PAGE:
Expertise, designed around you.
Cognitive Behavior Therapy (CBT)
CBT is an approach that invites us to consider the ways we think and respond to situations. It is a highly evidence-based approach that I have extensive experience in for issues such as anxiety, depression and other mood disturbance. CBT can be highly structured, so I tend to use it as needed in more flexible way – drawing on it as needed when it would help the client. CBT can be the primary approach or used as a therapy tool that can be applied flexibly as need to issues. CBT is seen as a useful approach for anxiety and anxiety disorders (such as OCD), depression and in some cases of eating disorders.
Trauma informed care is a style of therapy approach that recognizes how the nervous system is affected by trauma. When I draw on this approach it is to be conscious of the ways that talking about a trauma might be traumatic, even in therapy. This approach can be useful for people affected by single traumatic events or those affected by complex, sustained trauma. Trauma informed therapy really encompasses several approaches that are used with a greater degree of awareness into the ways our nervous system helps us to regulate. Some of ways of regulating are what drives us to therapy in the first place. They may not make sense at first and feel problematic. But numbing, detaching, being busy, trying to be perfect can all be attempts to feel safe when overwhelmed. In sessions, I support clients to begin to understand patterns that have helped them to regulate and discover new ways to create a sense of safety within themselves.
Somatic and Mindfulness-based Therapy
Somatic and Mindfulness-based Therapies are approaches that help us to observe events within us and respond in healthy ways. Somatic is a word that refers to ‘body’ and Somatic therapy is an approach that uses a awareness of physical states to unlock new ways to cope and heal. I draw on somatic approaches for trauma, body image disturbance, eating disorders, anger management and relationship issues. Somatic approaches form the basis for a deeper understanding of triggering situations which aids in gaining freedom over habitual responses.
My experience with Mindfulness-Based Therapy spans 13 years. It is approach that is related to meditation-style skills that we can apply to regulate emotions through compassionate observation. I find it is useful for mood disorders, anger management, binge eating, self injury and other negative coping behaviors. In session it can look like tuning into the body or breath or it might mean watching thoughts and how they affect our mood. It is flexible approach that can compliment a number of treatments.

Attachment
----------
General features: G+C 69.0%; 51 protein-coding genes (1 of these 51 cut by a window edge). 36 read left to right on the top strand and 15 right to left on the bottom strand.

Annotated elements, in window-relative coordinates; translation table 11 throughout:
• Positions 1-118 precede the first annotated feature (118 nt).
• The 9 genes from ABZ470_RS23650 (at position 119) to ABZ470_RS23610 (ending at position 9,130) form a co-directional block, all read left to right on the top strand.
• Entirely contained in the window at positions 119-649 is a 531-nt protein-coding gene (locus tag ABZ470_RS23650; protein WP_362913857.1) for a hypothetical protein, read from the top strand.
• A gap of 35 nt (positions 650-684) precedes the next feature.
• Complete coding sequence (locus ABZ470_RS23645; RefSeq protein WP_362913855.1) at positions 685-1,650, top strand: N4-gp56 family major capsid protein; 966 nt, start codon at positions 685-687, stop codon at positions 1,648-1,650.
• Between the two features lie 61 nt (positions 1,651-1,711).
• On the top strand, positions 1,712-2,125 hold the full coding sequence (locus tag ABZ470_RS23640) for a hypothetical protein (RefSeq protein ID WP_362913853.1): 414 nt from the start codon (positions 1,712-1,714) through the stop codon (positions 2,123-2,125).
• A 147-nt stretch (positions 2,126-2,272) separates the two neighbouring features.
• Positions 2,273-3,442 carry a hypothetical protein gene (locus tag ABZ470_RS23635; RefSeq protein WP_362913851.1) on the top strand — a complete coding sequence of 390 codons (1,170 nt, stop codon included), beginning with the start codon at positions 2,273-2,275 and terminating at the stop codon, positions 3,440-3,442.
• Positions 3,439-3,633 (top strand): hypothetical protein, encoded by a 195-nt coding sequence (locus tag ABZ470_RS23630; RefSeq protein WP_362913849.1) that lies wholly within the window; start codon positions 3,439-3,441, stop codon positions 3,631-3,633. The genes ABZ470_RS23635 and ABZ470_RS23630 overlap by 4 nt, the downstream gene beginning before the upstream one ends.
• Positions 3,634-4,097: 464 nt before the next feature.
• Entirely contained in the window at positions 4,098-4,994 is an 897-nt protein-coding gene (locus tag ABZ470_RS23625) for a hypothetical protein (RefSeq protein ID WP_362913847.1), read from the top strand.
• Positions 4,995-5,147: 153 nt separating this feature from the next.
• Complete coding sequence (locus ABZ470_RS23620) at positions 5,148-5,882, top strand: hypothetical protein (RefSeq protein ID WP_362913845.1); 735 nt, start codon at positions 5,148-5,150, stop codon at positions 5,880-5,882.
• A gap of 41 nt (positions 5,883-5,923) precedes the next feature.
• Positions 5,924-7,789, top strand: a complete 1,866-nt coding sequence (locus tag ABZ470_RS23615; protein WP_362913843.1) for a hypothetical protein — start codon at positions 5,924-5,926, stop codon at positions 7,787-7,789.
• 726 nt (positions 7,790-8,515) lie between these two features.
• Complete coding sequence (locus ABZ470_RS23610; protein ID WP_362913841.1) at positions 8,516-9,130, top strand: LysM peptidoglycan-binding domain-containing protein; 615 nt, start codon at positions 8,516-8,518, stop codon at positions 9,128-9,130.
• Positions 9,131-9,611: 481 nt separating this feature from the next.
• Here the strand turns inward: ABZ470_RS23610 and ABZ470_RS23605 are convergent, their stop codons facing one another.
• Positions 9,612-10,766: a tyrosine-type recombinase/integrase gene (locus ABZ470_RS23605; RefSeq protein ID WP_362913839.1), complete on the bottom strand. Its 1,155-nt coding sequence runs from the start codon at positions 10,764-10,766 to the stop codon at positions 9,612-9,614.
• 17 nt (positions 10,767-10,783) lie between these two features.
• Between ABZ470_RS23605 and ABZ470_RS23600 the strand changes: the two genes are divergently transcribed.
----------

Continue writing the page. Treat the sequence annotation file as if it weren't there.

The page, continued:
Internal Family Systems (IFS)
I have been using IFS for the last 5 years and find it is useful for clients suffering with eating issues and trauma. It is an approach that allows for new ways to see habits, behaviors and parts of ourselves through a lens of safety and survival. I find IFS very helpful in reducing shame or guilt that prevent us from growing. It is also a game changer for many people who know what their issues are but have been unable to find relief from traditional talk therapy in the past.
Mental Performance Coaching
Solution-focused approaches in coaching and counseling offer a collaborative, supportive environment to explore a specific issue. Using novel and fresh ways of thinking about the problem, the aim is to draw on existing strengths and skills to overcome blocks. This approach starts with defining the goals, but it perfectly acceptable to seek out coaching without a specific goal. For many, they know how they would like to feel – or even what they don’t want to feel anymore! From there, we can build a shared understanding of the issues at hand until a workable goal is defined. Solution focused coaching and counseling can be useful for students, people in transitional periods of life, professionals navigating a change and those looking to improve and develop in an area of life.
Mind-Body Regulation Skills
We all must balance the brain and the heart – logic and rationality with emotion and instinct. Very often we favor one way or the other and this only becomes an issue when we are trying something new, elevating or pushing beyond previous comfort levels. This approach is not really about pushing through or just ignoring how we feel, but rather drawing on the wisdom of the body and mind in harmony to access the best version of yourself and your abilities. In practice, this approach might include developing awareness into thinking styles and emotional reactions both in session and by observing the key situations out of session. I support clients to build a set of skills they can use flexibly, empowering them with a better relationship between rationality and emotionality.
It can difficult to see ourselves in a realistic light and we are not as objective as we imagine. So we can often don’t see what is there, even when it’s important and could help. Challenges and barriers make it difficult to be aware of our strengths, particularly as we excel in an area or field. You are ready to meet these challenges, but it is understandable to not feel like it. Strength-based approaches invite us to look through a new lens – one that sees how we made it through even the darkest periods of life. Defining those strengths is the first step towards remembering who you really are and discovering how to work through what faces you now.
Yoga and Yoga Therapy
Yoga offers a healing mind-body approach that can be useful in healing psychologically, physically or staying well. Yoga can be used with alone or as part of a psychotherapy, counseling or coaching service. Yoga can include physical movement, stretches or focus on breath, awareness and calm observation.
‘Yoga Chitta Vritti Nirodhah’ ~ Patanjali, Yoga Sutra 1.2 Yoga is stilling the fluctuations of the mind